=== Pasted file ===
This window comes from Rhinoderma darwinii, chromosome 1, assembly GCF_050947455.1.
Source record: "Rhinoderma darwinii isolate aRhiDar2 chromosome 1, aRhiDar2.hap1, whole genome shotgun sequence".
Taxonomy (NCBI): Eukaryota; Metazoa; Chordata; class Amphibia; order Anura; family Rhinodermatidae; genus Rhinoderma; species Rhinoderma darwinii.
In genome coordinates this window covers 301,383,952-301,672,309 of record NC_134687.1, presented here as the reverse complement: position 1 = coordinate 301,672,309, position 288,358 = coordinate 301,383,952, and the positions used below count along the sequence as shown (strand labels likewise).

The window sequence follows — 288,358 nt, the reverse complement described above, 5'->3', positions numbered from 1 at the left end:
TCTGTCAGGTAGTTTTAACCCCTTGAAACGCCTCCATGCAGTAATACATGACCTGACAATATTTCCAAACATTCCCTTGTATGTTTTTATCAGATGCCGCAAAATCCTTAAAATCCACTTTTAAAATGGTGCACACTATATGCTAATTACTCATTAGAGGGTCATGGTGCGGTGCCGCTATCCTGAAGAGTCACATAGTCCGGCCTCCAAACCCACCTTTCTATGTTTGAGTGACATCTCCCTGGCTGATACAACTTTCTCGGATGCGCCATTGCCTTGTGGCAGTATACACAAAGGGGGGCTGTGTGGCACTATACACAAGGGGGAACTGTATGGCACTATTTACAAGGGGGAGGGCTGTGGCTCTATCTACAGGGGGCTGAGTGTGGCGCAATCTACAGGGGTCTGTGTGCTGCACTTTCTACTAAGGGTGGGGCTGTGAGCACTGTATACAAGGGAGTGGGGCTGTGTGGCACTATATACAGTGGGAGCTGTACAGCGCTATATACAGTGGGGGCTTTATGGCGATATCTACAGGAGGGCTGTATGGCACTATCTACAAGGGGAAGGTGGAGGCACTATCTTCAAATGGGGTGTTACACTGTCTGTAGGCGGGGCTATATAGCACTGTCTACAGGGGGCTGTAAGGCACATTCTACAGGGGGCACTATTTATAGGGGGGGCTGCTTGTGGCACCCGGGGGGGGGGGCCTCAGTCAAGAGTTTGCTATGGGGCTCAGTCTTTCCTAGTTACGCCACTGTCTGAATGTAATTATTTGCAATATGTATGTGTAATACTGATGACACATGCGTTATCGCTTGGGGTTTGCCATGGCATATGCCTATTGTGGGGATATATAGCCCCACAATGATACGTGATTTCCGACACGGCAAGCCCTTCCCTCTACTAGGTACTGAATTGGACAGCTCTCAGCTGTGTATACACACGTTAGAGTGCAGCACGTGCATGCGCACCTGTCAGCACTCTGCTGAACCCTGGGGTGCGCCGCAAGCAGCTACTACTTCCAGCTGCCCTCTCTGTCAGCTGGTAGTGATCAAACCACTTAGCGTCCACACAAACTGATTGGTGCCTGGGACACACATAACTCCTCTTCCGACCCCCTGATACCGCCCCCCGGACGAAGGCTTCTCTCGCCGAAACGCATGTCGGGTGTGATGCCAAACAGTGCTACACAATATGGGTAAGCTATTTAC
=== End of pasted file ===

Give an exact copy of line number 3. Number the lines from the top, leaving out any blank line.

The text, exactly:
Taxonomy (NCBI): Eukaryota; Metazoa; Chordata; class Amphibia; order Anura; family Rhinodermatidae; genus Rhinoderma; species Rhinoderma darwinii.